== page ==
Pismo clams have historically been found as far north as Half Moon Bay; more recently, they have been difficult to find north of Pt. Conception. They prefer the intertidal zone, especially flat, sandy beaches on the open coast, but may be found offshore to a depth of 80 ft. Pismo clams may also be found in the entrance channels of bays, sloughs, and estuaries. Because they possess short siphons, they are generally found near the surface of the sand.
- Pale beige to brown, but varies considerably in color and pattern
- May have brown radiating marks on outer shell, from hinge to rim
- Shells thick, heavy, strong
- Outside of shell has fine, concentric growth lines, and a yellowish, tan, or green varnish-like coating
- Inside of shell white
Life History & Other Notes
Pismo clams feed on plankton and bits of food suspended in the water. Most Pismo clams spawn from June through September. Females may produce up to 20 million eggs per spawn. The young settle to the sandy bottom and attach themselves to sand grains by means of sticky threads. When the larvae have developed sufficiently, the threads disintegrate and the young clams bury themselves in the sand.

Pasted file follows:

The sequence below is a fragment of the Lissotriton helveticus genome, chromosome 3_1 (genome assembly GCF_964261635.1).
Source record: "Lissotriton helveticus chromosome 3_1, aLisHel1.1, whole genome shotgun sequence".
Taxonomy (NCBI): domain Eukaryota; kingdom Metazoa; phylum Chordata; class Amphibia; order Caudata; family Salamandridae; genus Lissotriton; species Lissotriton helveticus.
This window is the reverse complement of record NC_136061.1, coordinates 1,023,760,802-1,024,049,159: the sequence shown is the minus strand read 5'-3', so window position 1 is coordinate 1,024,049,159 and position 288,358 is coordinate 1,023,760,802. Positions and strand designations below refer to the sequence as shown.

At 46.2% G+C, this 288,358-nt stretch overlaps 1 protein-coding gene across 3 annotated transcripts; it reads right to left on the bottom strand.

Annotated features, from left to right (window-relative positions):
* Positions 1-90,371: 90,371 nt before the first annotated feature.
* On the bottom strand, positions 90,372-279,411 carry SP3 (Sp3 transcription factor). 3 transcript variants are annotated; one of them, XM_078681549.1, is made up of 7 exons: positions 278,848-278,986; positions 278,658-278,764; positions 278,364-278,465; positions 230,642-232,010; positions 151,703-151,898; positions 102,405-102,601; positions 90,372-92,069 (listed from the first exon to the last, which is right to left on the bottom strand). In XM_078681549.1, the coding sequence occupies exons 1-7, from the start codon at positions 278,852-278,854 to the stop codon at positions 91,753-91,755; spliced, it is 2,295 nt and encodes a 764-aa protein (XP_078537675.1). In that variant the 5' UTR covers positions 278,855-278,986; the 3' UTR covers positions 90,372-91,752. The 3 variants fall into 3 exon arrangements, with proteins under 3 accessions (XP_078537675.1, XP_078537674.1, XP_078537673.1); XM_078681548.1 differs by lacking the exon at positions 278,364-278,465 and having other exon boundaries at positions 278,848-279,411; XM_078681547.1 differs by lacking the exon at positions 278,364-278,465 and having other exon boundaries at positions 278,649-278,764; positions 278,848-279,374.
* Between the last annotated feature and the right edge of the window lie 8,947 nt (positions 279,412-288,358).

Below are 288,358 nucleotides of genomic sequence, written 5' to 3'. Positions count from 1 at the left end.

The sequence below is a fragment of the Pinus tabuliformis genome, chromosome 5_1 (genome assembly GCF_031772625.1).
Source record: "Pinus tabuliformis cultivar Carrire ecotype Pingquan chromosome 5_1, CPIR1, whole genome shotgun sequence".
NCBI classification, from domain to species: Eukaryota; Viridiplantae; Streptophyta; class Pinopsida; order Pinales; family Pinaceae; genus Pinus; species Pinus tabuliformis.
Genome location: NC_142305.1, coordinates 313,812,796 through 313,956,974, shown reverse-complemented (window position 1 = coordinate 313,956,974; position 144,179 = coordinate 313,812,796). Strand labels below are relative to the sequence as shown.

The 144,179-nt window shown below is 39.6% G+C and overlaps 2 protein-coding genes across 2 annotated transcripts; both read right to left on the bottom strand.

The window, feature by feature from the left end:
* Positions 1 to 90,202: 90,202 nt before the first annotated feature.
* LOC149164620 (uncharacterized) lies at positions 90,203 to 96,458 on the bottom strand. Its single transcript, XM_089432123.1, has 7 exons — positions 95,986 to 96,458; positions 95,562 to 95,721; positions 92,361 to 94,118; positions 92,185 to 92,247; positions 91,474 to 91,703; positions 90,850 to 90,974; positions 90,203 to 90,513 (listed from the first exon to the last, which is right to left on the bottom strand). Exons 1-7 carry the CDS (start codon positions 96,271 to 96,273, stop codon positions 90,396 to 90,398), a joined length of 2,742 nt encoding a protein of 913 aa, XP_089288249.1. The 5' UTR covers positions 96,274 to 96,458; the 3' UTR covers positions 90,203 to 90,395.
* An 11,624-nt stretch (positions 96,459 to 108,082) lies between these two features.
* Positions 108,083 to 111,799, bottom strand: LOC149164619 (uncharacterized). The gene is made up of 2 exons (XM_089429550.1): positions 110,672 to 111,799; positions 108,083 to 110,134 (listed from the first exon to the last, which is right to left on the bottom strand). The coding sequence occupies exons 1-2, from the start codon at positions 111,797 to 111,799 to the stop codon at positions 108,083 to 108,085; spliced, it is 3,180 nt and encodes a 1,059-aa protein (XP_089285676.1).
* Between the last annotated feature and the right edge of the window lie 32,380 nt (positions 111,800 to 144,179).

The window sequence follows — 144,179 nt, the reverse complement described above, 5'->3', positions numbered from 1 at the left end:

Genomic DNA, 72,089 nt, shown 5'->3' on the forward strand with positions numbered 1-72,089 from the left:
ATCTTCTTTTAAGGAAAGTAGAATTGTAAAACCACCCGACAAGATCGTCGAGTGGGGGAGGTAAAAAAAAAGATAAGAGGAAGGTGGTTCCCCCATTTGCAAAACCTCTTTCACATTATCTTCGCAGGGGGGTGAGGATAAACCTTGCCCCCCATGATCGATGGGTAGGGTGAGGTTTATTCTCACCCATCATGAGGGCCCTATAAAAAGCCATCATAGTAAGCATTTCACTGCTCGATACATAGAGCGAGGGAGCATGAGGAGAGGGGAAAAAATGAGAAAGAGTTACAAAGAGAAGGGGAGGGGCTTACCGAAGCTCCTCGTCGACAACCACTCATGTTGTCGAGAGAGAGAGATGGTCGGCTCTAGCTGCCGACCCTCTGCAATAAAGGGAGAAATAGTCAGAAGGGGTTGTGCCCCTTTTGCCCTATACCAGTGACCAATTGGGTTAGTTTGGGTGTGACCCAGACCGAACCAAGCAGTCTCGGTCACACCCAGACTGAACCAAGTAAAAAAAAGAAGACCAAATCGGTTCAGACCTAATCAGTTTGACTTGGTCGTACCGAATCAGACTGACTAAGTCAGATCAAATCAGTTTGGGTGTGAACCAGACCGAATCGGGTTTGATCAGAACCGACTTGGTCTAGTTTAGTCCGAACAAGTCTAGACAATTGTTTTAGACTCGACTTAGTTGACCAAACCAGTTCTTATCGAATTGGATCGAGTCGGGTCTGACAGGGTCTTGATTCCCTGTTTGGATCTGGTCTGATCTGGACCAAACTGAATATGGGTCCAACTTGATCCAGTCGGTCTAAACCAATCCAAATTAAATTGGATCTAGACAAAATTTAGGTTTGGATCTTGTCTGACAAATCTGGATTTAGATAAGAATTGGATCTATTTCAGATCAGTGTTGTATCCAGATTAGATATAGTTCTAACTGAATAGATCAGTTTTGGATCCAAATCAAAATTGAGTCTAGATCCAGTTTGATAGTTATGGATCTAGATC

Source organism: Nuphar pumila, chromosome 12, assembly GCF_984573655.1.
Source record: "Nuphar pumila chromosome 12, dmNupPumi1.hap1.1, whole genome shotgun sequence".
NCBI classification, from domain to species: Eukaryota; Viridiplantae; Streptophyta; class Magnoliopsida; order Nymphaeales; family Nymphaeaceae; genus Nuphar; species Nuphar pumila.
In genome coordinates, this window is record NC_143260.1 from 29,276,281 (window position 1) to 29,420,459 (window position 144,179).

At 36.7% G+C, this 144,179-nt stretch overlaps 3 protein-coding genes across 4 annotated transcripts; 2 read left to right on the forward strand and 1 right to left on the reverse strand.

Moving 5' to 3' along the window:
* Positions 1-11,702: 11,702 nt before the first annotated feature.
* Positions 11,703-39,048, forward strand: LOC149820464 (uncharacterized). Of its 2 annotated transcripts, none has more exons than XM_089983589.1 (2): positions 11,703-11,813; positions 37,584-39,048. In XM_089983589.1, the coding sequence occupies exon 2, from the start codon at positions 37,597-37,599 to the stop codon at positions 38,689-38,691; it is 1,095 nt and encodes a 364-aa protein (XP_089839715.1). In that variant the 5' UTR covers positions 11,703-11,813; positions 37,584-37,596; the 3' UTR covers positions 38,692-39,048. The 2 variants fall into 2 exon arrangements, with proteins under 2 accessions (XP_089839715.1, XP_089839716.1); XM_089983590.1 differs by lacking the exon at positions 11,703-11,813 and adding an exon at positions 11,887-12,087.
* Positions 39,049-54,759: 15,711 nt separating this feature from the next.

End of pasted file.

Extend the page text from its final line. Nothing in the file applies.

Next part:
Clammers find these clams by probing wet, exposed sand with four- to six-tined gardening forks during low tide. The clams can also be found by looking for half-inch long tufts of the hydroid Clytia bakeri that attaches to the shell and is exposed above the sandy beach surface.
Pismo Clam Quick Facts
Scientific Name: Tivela stultorum
Other Common Names: Giant tivela
Range & Habitat: Half Moon Bay southward, but mostly south of Pt. Conception on flat, sandy beaches
Length: To 7+ in.
Life Span: To 53 years
Diet: Feeds on suspended plankton and detritus
Excerpt from the California Finfish and Shellfish Identification Book.
Single copies of the book are available to California residents free of charge by emailing a request to email@example.com.